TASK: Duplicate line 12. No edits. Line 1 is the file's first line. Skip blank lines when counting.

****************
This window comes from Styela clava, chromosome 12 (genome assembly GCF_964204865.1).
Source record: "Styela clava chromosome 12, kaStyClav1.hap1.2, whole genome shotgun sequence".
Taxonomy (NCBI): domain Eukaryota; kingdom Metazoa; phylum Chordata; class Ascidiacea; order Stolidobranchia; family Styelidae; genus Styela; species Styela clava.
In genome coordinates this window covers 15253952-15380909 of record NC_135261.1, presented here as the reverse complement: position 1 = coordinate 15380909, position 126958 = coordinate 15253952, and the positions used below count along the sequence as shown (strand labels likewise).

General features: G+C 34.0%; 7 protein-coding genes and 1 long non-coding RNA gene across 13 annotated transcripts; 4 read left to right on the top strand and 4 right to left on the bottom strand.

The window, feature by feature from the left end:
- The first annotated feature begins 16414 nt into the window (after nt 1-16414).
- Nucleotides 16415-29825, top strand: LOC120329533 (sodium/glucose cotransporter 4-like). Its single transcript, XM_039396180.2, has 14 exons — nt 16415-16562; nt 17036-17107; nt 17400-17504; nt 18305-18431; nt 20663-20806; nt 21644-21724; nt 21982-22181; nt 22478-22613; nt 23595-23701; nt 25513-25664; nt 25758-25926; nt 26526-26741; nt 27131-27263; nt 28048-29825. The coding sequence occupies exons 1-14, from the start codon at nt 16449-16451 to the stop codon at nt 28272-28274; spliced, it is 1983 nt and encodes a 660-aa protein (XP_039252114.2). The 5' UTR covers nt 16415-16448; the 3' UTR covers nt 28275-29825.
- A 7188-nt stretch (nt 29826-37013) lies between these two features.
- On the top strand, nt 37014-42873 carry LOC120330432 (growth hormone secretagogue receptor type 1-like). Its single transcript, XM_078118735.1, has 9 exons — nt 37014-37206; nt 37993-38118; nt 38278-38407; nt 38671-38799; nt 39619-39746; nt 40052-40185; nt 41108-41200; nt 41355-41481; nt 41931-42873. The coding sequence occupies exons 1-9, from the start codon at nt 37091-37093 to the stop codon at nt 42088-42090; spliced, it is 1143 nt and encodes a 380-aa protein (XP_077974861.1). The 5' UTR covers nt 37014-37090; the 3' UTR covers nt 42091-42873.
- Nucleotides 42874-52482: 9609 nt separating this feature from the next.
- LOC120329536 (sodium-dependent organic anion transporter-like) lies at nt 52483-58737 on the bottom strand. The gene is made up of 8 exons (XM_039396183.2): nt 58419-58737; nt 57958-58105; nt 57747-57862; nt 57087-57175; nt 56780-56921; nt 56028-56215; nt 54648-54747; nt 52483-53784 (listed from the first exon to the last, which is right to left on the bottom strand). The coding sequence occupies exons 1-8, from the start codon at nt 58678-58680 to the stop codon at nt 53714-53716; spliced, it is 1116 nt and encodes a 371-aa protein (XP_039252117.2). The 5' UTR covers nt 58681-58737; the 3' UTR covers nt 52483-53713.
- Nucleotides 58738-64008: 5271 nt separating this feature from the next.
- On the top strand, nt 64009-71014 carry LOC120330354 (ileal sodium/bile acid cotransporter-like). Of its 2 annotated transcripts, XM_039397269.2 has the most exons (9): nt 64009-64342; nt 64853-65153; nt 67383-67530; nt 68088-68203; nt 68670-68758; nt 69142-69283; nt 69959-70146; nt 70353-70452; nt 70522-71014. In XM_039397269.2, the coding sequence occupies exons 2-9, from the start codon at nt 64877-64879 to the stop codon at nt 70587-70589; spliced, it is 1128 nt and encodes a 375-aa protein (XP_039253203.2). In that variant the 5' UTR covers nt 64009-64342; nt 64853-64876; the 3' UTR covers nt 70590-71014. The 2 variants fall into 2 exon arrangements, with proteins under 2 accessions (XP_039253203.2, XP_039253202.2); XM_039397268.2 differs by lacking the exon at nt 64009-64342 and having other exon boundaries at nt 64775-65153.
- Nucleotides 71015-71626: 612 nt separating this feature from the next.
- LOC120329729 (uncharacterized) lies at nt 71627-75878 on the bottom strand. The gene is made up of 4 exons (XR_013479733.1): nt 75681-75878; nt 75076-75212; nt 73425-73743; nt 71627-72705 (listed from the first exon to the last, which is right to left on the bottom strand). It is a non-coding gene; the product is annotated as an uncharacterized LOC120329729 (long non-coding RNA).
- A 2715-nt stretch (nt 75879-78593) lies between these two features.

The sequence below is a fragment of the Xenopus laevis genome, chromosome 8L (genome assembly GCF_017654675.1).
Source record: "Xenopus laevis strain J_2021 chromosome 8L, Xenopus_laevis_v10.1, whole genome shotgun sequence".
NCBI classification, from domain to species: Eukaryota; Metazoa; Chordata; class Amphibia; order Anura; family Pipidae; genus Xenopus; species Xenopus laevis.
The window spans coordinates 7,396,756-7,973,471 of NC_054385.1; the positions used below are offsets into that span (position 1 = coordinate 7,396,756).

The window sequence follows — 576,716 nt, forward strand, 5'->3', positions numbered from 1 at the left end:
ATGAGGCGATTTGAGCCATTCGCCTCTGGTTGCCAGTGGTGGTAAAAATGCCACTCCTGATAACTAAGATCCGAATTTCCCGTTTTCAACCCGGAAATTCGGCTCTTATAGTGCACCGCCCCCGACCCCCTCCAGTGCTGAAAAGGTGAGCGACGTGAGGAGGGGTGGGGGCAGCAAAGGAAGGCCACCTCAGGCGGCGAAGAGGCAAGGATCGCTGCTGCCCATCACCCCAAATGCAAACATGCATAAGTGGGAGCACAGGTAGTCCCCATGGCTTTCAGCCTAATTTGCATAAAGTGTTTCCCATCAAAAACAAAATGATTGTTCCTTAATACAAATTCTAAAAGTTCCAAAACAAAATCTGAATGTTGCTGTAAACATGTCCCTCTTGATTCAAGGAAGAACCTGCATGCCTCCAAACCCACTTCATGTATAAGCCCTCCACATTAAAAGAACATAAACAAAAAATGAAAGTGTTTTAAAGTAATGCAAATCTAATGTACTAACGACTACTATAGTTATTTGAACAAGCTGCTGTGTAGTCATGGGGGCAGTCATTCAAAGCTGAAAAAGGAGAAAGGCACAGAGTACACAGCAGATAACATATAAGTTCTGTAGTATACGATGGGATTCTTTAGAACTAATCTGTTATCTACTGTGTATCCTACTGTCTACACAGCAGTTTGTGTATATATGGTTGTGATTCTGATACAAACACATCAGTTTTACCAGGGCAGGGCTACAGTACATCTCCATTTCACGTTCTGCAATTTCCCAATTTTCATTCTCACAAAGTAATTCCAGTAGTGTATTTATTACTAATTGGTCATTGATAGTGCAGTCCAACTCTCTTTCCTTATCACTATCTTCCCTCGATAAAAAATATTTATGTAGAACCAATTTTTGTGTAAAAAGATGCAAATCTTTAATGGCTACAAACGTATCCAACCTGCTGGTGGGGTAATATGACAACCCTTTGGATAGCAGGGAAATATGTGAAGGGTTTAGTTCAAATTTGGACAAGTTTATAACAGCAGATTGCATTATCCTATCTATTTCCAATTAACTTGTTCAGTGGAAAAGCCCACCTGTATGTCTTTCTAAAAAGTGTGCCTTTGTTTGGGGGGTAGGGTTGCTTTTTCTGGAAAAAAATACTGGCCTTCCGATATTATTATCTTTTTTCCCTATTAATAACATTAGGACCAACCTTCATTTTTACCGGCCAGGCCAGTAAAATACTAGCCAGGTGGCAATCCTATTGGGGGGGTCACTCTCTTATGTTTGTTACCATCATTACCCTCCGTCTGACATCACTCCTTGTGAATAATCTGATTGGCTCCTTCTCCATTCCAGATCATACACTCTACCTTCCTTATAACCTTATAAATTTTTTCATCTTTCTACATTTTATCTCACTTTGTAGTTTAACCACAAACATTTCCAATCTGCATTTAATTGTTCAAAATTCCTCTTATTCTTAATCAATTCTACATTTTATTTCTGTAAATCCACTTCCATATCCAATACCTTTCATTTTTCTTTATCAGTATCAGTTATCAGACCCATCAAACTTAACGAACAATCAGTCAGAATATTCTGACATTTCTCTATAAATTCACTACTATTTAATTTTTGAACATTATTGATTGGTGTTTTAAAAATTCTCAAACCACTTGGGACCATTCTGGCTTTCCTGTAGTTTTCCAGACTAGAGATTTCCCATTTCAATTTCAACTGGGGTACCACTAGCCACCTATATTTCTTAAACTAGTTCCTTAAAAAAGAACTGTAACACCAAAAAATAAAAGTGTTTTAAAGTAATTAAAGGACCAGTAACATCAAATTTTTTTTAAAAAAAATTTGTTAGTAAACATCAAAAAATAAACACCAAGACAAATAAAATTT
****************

- LOC120329536 (sodium-dependent organic anion transporter-like) lies at nt 52483-58737 on the bottom strand. The gene is made up of 8 exons (XM_039396183.2): nt 58419-58737; nt 57958-58105; nt 57747-57862; nt 57087-57175; nt 56780-56921; nt 56028-56215; nt 54648-54747; nt 52483-53784 (listed from the first exon to the last, which is right to left on the bottom strand). The coding sequence occupies exons 1-8, from the start codon at nt 58678-58680 to the stop codon at nt 53714-53716; spliced, it is 1116 nt and encodes a 371-aa protein (XP_039252117.2). The 5' UTR covers nt 58681-58737; the 3' UTR covers nt 52483-53713.